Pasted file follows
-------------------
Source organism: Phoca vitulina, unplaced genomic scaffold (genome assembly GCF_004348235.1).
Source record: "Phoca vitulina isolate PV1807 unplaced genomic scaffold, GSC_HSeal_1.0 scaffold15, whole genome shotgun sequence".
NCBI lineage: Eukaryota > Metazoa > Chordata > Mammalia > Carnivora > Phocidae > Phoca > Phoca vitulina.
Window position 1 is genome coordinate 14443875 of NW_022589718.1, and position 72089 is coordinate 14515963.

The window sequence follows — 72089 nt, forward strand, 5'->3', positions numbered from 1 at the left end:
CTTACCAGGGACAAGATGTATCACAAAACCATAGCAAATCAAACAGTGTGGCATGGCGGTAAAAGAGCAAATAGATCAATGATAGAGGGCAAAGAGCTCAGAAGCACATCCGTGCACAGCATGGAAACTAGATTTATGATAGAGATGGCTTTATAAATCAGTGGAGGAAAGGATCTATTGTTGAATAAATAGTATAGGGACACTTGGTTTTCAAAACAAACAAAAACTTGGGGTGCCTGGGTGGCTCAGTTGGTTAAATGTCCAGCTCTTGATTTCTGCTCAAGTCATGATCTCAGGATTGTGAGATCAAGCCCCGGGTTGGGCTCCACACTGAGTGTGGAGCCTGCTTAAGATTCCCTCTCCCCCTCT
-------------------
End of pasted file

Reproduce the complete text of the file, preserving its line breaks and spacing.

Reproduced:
Source organism: Phoca vitulina, unplaced genomic scaffold (genome assembly GCF_004348235.1).
Source record: "Phoca vitulina isolate PV1807 unplaced genomic scaffold, GSC_HSeal_1.0 scaffold15, whole genome shotgun sequence".
NCBI lineage: Eukaryota > Metazoa > Chordata > Mammalia > Carnivora > Phocidae > Phoca > Phoca vitulina.
Window position 1 is genome coordinate 14443875 of NW_022589718.1, and position 72089 is coordinate 14515963.

The window sequence follows — 72089 nt, forward strand, 5'->3', positions numbered from 1 at the left end:
CTTACCAGGGACAAGATGTATCACAAAACCATAGCAAATCAAACAGTGTGGCATGGCGGTAAAAGAGCAAATAGATCAATGATAGAGGGCAAAGAGCTCAGAAGCACATCCGTGCACAGCATGGAAACTAGATTTATGATAGAGATGGCTTTATAAATCAGTGGAGGAAAGGATCTATTGTTGAATAAATAGTATAGGGACACTTGGTTTTCAAAACAAACAAAAACTTGGGGTGCCTGGGTGGCTCAGTTGGTTAAATGTCCAGCTCTTGATTTCTGCTCAAGTCATGATCTCAGGATTGTGAGATCAAGCCCCGGGTTGGGCTCCACACTGAGTGTGGAGCCTGCTTAAGATTCCCTCTCCCCCTCT